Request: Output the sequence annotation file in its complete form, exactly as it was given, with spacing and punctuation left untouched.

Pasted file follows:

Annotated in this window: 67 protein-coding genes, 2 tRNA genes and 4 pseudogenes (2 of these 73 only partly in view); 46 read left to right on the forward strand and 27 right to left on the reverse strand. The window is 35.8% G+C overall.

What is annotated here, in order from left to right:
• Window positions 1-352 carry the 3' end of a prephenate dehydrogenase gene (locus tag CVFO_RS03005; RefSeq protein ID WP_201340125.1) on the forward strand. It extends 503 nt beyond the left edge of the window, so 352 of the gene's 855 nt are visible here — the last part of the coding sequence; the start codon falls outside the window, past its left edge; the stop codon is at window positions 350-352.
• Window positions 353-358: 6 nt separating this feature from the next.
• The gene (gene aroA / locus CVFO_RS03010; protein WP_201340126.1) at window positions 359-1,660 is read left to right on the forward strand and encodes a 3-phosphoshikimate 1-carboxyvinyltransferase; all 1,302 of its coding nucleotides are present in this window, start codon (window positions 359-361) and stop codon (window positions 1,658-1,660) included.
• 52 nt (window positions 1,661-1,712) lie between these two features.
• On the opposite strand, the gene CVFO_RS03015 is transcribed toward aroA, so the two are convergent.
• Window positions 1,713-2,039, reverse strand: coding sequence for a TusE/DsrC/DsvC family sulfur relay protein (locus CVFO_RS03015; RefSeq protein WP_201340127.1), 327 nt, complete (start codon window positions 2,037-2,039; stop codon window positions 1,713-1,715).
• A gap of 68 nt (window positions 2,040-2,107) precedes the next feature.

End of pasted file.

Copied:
Annotated in this window: 67 protein-coding genes, 2 tRNA genes and 4 pseudogenes (2 of these 73 only partly in view); 46 read left to right on the forward strand and 27 right to left on the reverse strand. The window is 35.8% G+C overall.

What is annotated here, in order from left to right:
• Window positions 1-352 carry the 3' end of a prephenate dehydrogenase gene (locus tag CVFO_RS03005; RefSeq protein ID WP_201340125.1) on the forward strand. It extends 503 nt beyond the left edge of the window, so 352 of the gene's 855 nt are visible here — the last part of the coding sequence; the start codon falls outside the window, past its left edge; the stop codon is at window positions 350-352.
• Window positions 353-358: 6 nt separating this feature from the next.
• The gene (gene aroA / locus CVFO_RS03010; protein WP_201340126.1) at window positions 359-1,660 is read left to right on the forward strand and encodes a 3-phosphoshikimate 1-carboxyvinyltransferase; all 1,302 of its coding nucleotides are present in this window, start codon (window positions 359-361) and stop codon (window positions 1,658-1,660) included.
• 52 nt (window positions 1,661-1,712) lie between these two features.
• On the opposite strand, the gene CVFO_RS03015 is transcribed toward aroA, so the two are convergent.
• Window positions 1,713-2,039, reverse strand: coding sequence for a TusE/DsrC/DsvC family sulfur relay protein (locus CVFO_RS03015; RefSeq protein WP_201340127.1), 327 nt, complete (start codon window positions 2,037-2,039; stop codon window positions 1,713-1,715).
• A gap of 68 nt (window positions 2,040-2,107) precedes the next feature.